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AT&T's Content Moves Make Sense

By Brock Briggs – Aug 27, 2019 at 5:36AM

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The Time Warner acquisition opens up lots of opportunity.

The telecommunications industry has never been one to boast exciting news stories about high-flying growth companies or revolutionary changes. The talk of 5G is news, but is something that everyone knows will get here when it gets here, providing faster speeds than ever before -- the same story when 4G came into the picture.

There are bigger things than 5G when it comes to AT&T (T -1.42%). The merger with Time Warner is likely the most significant thing to happen in the wireless arena since the iPhone's debut. This is a colossal step forward that, I believe, is a flashing indicator of big changes coming.

Attaining wireless customers has always been competitive and for many years the spotlight has been on the the two big players in wireless: AT&T and Verizon (VZ -1.03%). Over the past few years, T-Mobile has made a big entrance onto the scene, but still has a ways to go to compete with the scale of the two giants. While Verizon continues to make acquisitions and spend to build and reinforce its current network dominance, AT&T is taking another route. 

AT&T's plan

There's not a long list of services that are complementary to a wireless business. Internet service fit that mold and was quickly adopted by both AT&T and Verizon, offering mobile hot spots and internet for the home. Verizon has made several forays into other spaces, including with its acquisition of Yahoo!, which has provided a negligible addition to its core business. Along with that acquisition came the blogging website, Tumblr, which at one point was valued at over $1 billion. Verizon recently agreed to sell Tumblr to Wordpress' parent for $3 million. To say Verizon's venture outside the wireless space has been unsuccessful, would be an understatement.

Meanwhile, AT&T is going a different direction -- content. With the Time Warner acquisition, AT&T appears to be digging a deep moat against its chief rival.

Time Warner's collection of intellectual property is extensive. It holds the rights to TV titles including Friends and Game of Thrones, along with movies Wonder Woman and Dunkirk, to name a few. This content will be pivotal in launching its new streaming service, HBO Max, which is set to debut in the spring. Given this strong content library, HBO Max will be a strong contender in the fight for the household living room against services like Amazon Prime Video, Hulu, Netflix, and Disney+.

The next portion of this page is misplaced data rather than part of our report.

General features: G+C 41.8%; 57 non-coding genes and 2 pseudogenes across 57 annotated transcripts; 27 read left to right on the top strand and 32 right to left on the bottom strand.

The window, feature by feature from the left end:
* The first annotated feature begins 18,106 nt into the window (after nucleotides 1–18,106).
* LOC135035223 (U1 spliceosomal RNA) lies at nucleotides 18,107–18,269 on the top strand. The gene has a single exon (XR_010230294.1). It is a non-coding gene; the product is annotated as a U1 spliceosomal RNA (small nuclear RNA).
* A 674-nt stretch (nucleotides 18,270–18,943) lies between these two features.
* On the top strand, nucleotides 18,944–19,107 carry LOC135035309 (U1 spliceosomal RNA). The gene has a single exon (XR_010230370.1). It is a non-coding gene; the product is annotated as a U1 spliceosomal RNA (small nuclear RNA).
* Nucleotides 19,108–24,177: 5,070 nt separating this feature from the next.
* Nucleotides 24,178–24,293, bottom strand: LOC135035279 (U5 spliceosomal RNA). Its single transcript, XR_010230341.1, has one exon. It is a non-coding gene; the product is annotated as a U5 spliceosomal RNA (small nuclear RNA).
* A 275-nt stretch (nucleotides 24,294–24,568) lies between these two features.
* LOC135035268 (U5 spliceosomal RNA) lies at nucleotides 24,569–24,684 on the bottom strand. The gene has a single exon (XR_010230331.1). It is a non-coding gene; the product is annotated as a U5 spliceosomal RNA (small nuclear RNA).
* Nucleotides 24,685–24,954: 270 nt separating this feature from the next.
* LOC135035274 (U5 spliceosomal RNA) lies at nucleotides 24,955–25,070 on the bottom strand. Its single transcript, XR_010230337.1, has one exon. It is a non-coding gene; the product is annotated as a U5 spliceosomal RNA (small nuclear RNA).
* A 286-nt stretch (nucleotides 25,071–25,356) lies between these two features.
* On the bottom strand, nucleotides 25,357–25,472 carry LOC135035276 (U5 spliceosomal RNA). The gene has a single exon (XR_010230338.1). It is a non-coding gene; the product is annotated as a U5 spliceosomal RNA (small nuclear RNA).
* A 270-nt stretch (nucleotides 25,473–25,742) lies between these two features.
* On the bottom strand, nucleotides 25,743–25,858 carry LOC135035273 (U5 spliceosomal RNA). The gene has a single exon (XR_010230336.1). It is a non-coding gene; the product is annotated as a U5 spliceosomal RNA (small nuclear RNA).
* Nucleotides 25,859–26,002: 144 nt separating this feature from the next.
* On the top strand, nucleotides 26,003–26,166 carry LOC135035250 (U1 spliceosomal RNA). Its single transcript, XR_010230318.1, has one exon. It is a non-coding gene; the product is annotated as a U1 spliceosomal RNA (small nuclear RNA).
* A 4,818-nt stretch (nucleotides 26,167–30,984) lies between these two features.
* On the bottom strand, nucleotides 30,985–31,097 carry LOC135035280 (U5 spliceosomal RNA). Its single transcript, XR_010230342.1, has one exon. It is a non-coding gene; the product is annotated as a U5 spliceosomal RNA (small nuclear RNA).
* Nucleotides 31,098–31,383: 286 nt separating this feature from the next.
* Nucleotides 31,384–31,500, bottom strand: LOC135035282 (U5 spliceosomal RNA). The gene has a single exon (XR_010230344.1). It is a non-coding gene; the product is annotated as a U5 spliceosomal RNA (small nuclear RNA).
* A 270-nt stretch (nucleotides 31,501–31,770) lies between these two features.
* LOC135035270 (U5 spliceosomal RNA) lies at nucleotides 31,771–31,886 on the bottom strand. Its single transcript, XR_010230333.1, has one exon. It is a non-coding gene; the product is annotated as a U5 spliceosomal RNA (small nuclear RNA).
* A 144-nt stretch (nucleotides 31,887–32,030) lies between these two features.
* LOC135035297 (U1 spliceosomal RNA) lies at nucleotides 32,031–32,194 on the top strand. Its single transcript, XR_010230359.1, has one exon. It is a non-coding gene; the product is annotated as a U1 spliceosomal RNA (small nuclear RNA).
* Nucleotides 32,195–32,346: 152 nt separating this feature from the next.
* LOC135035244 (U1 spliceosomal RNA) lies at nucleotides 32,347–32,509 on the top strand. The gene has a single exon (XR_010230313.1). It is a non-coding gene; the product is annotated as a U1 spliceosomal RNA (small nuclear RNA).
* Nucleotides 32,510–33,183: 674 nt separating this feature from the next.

I don't believe the streaming space will be a winner-take-all scenario; there is room for multiple services in the house. However, I don't think every household will have every service. I think there will likely be consolidation to perhaps two or three per home.  

A woman eats popcorn and watches something on a tablet.

Image source: Getty Images.

More details on the way

AT&T will host WarnerMedia Day on Oct. 29, where it will give more details about HBO Max, likely including the price point of the service. The company says it will launch with 10,000 hours of content, which is nothing to sneeze at. 

A less talked-about service is AT&T TV, a broadband TV service that will be available nationwide in 2020. This will likely be a collection TV channels from AT&T's DIRECTV, and the newly acquired Time Warner collection, which includes channels CNN, TNT, Cartoon Network, and others.

This service, along with the upcoming HBO Max, should be a no-brainer add-on service for current AT&T customers. Convenience and simplicity are king.

All in all, I think that if you were to make a play in the wireless space, AT&T is the logical one to make. Verizon makes hay from its network and T-Mobile is known for its customer-friendly disruption, but AT&T is a company that is growing its list of options and business diversification quickly. The $85.4 billion AT&T paid in cash and stock for Time Warner was a hard pill to swallow, but the company continues to generate cash at a steady pace and is dedicated to its shareholders. A history of 35 consecutive dividend raises is not something it will give up easily.

AT&T is reinforcing itself strongly for the future with the diversity in content to stay relevant in a fast-changing wireless world. 

John Mackey, CEO of Whole Foods Market, an Amazon subsidiary, is a member of The Motley Fool's board of directors. Brock Briggs owns shares of AT&T. The Motley Fool owns shares of and recommends Amazon and Netflix. The Motley Fool recommends T-Mobile US and Verizon Communications. The Motley Fool has a disclosure policy.

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Stocks Mentioned

AT&T Inc. Stock Quote
AT&T Inc.
T
$16.01 (-1.42%) $0.23
Verizon Communications Inc. Stock Quote
Verizon Communications Inc.
VZ
$39.52 (-1.03%) $0.41

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